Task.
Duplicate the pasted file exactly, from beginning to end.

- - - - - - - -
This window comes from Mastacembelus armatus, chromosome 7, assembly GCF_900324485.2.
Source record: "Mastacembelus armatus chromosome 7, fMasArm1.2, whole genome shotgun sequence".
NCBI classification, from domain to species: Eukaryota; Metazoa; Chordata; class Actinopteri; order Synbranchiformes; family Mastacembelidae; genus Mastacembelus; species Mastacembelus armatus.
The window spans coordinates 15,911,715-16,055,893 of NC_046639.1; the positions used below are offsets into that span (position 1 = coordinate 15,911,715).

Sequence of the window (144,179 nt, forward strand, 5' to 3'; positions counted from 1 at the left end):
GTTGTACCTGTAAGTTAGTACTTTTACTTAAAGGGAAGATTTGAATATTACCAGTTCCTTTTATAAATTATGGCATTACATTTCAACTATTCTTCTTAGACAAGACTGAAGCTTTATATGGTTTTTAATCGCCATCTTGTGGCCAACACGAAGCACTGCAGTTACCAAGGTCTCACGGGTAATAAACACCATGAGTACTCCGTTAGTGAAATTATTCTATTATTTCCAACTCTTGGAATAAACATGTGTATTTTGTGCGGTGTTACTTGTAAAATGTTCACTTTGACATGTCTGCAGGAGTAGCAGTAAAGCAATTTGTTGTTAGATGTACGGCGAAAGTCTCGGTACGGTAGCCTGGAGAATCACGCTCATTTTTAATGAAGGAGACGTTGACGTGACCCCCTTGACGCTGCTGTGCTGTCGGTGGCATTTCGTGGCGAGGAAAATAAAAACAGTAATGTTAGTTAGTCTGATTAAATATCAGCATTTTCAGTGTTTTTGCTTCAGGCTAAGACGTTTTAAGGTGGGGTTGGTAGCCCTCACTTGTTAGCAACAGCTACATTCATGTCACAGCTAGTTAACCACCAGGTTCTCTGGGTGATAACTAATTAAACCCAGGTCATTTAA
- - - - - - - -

This window comes from Mastacembelus armatus, chromosome 7, assembly GCF_900324485.2.
Source record: "Mastacembelus armatus chromosome 7, fMasArm1.2, whole genome shotgun sequence".
NCBI classification, from domain to species: Eukaryota; Metazoa; Chordata; class Actinopteri; order Synbranchiformes; family Mastacembelidae; genus Mastacembelus; species Mastacembelus armatus.
The window spans coordinates 15,911,715-16,055,893 of NC_046639.1; the positions used below are offsets into that span (position 1 = coordinate 15,911,715).

Sequence of the window (144,179 nt, forward strand, 5' to 3'; positions counted from 1 at the left end):
GTTGTACCTGTAAGTTAGTACTTTTACTTAAAGGGAAGATTTGAATATTACCAGTTCCTTTTATAAATTATGGCATTACATTTCAACTATTCTTCTTAGACAAGACTGAAGCTTTATATGGTTTTTAATCGCCATCTTGTGGCCAACACGAAGCACTGCAGTTACCAAGGTCTCACGGGTAATAAACACCATGAGTACTCCGTTAGTGAAATTATTCTATTATTTCCAACTCTTGGAATAAACATGTGTATTTTGTGCGGTGTTACTTGTAAAATGTTCACTTTGACATGTCTGCAGGAGTAGCAGTAAAGCAATTTGTTGTTAGATGTACGGCGAAAGTCTCGGTACGGTAGCCTGGAGAATCACGCTCATTTTTAATGAAGGAGACGTTGACGTGACCCCCTTGACGCTGCTGTGCTGTCGGTGGCATTTCGTGGCGAGGAAAATAAAAACAGTAATGTTAGTTAGTCTGATTAAATATCAGCATTTTCAGTGTTTTTGCTTCAGGCTAAGACGTTTTAAGGTGGGGTTGGTAGCCCTCACTTGTTAGCAACAGCTACATTCATGTCACAGCTAGTTAACCACCAGGTTCTCTGGGTGATAACTAATTAAACCCAGGTCATTTAA